DIY: Repurposing a Rocking Chair

My love of crafts doesn’t start and end with just crochet. I have creative ideas running through my mind 24/7. I think it comes from being part of a family of creative people. My mom is one of the most creative people that exist on the planet. She can see potential in anything and turn it into a masterpiece. My dad is a professional photographer and videographer, My brother, Nyle, is a culinary genius, and he is a professional chef and food artist. My other brother, Nabeel, is an incredibly talented musician and video artist. I am at the tail end of all this talent with a hook and yarn trying to stitch my way through the creative process with a few added detours to do a few other crafty things. Hopefully, my family apple hasn’t fallen too far from the proverbial tree.

Near my home, there is a Bethesda Thrift Shop that periodically has in-store sales. Last Friday, they happened to have a 50% Off on almost all their merchandise! I happened to come across this 1970s rocking chair that had a hint of musty smell coming from the cushions (ewww), hidden back in the corner of the store with a price tag of $8. Did I read that right!? $8.00??!! Does that mean it would be only $4 on the sale?? Surely, that isn’t possible?! Well, Shirley doesn’t work there, but Darlene did, and she confirmed that YES it was $4.00. WHAT A STEAL! I ran out of that store so fast, yet awkwardly, because carrying a chair like that isn’t easy when you are running.

I didn’t bring that into the house. NOPE. NO WAY! It stayed out in the driveway overnight while I combed over the pages of Pinterest looking for tips on what I could do to this chair to bring it back to life again. Pinterest never fails me. NEVER! Ideas were pouring out of me and before long a plan was hatched. By Saturday morning, I was ready to hit the ground running! My season of repurposing was about to begin and I was ready!!


Of course, Saturday arrived and my personal friend, Mother Nature, decided to bring clouds, cooler weather, and a forecast of rain. That deterred my planning ’til later in the day, but hence, I would not be stopped. I ran to the store buy paint, fabric, stuffing for the chair and other supplies needed for my project. I was looking for things which could stand the test of time and one day be in my “forever home.” I decked myself out in my super sexy sweatpants, bandana, oversized painting shirt, flip flops, and my trusty mask and decided to get the party started!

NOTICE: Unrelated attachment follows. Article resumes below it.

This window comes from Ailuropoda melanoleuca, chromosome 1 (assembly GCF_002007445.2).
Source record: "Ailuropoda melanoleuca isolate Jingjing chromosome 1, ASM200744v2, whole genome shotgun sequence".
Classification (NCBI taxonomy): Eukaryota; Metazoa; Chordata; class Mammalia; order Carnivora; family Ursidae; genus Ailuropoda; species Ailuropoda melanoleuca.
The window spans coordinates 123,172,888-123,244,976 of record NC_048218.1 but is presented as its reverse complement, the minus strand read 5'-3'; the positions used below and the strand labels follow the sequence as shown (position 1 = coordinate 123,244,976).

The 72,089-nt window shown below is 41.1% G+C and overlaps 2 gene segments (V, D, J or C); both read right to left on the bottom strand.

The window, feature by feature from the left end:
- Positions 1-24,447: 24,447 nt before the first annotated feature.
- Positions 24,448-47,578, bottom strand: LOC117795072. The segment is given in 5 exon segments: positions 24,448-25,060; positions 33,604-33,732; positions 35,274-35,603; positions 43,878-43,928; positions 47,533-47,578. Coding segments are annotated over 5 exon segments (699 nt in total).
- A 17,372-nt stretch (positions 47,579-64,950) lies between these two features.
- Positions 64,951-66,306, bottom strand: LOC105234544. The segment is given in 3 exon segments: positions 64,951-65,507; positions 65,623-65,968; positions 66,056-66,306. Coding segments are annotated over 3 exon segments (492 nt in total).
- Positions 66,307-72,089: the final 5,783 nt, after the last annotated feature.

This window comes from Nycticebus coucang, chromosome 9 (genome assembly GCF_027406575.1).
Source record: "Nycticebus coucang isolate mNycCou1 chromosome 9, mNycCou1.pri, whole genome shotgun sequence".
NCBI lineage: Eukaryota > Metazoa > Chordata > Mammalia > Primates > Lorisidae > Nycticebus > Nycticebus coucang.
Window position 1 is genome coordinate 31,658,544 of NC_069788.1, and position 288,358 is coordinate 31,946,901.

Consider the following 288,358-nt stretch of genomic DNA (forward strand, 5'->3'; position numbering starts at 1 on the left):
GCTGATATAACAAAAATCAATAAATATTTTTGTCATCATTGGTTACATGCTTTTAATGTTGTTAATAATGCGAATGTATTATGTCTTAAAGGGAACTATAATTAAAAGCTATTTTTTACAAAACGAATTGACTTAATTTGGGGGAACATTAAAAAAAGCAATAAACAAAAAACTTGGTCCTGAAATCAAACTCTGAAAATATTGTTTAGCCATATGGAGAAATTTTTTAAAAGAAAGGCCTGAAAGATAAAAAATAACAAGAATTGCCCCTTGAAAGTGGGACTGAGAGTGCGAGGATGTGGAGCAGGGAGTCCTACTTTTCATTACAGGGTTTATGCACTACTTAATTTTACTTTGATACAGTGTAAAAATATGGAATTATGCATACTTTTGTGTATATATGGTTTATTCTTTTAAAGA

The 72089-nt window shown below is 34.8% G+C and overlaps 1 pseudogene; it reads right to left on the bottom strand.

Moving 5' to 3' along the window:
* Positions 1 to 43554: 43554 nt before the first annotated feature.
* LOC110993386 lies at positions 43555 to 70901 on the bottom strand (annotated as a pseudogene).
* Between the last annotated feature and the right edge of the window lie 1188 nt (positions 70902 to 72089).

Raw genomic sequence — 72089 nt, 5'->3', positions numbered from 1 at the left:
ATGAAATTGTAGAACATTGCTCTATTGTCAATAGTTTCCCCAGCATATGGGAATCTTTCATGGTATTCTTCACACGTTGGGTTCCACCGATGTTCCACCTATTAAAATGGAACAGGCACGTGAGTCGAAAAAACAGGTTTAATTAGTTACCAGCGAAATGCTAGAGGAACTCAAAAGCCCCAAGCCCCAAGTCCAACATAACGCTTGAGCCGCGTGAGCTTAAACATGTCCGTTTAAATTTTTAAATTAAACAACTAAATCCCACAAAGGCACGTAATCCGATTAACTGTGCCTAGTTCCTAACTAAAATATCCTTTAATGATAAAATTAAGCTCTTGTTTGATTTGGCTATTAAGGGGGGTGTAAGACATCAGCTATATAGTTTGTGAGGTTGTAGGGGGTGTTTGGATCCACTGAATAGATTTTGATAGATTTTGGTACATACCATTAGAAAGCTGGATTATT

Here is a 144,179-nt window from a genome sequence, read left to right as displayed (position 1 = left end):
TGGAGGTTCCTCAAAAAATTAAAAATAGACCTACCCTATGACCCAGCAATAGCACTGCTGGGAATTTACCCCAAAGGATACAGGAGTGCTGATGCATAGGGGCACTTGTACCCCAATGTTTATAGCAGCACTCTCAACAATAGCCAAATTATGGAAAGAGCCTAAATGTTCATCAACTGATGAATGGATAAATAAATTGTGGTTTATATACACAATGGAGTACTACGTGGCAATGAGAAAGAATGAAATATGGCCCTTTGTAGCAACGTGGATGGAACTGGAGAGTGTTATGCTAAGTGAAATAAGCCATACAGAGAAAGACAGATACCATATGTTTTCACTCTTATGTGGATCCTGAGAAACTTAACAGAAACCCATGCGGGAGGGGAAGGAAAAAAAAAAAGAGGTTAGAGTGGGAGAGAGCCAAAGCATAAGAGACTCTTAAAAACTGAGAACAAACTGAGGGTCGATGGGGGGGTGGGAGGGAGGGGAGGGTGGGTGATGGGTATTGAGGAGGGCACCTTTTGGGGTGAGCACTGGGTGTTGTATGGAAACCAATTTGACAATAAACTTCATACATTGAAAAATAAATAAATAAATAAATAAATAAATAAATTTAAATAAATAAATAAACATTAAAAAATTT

I began the process of disassembling things first and removing all the hardware from the chair. Once I removed the cushions and ruffle, the batting and cover underneath were gross and there were probably 45 years of skin flakes that came out in a ball of brownish dust, but if that was the worst of it, I would live. Whoever assembled this back in the day, (could not find a stamp or label) did a decent job, but the amount of furniture tacks used was astronomical. I had a bad thought cross my mind about someone who would do that, until I rethought that, and praised them for being so mindful of making a quality piece when this was once shiny and new.


This is where I stop and have a moment of reflection. Every time I embark on a new DIY project, I reflect back on the history of a piece. It may sound odd, but I think of whose home this belonged to. Who sat in this chair? Did someone rock their crying baby trying to nurse or to cuddle? Did someone’s Grandpa read his newspaper every night by the old lamp while his wife cooked him dinner? There is history in here. There is a story in this chair and I love that and the mystery surrounding the journey of what it took to end up in my care. That is pretty powerful stuff! Because of that, I always try to respect each piece and bring it back to life. Sometimes, items I find are so tattered and beaten, I just love to breath new life into it. Everything deserves that. Even people. Especially people. Ok, Ok, let me jump down from my metaphorical and philosophic soap box and get back to the nitty-gritty of this project.

Here is what the rocking chair looked like when I brought it home from the thrift shop: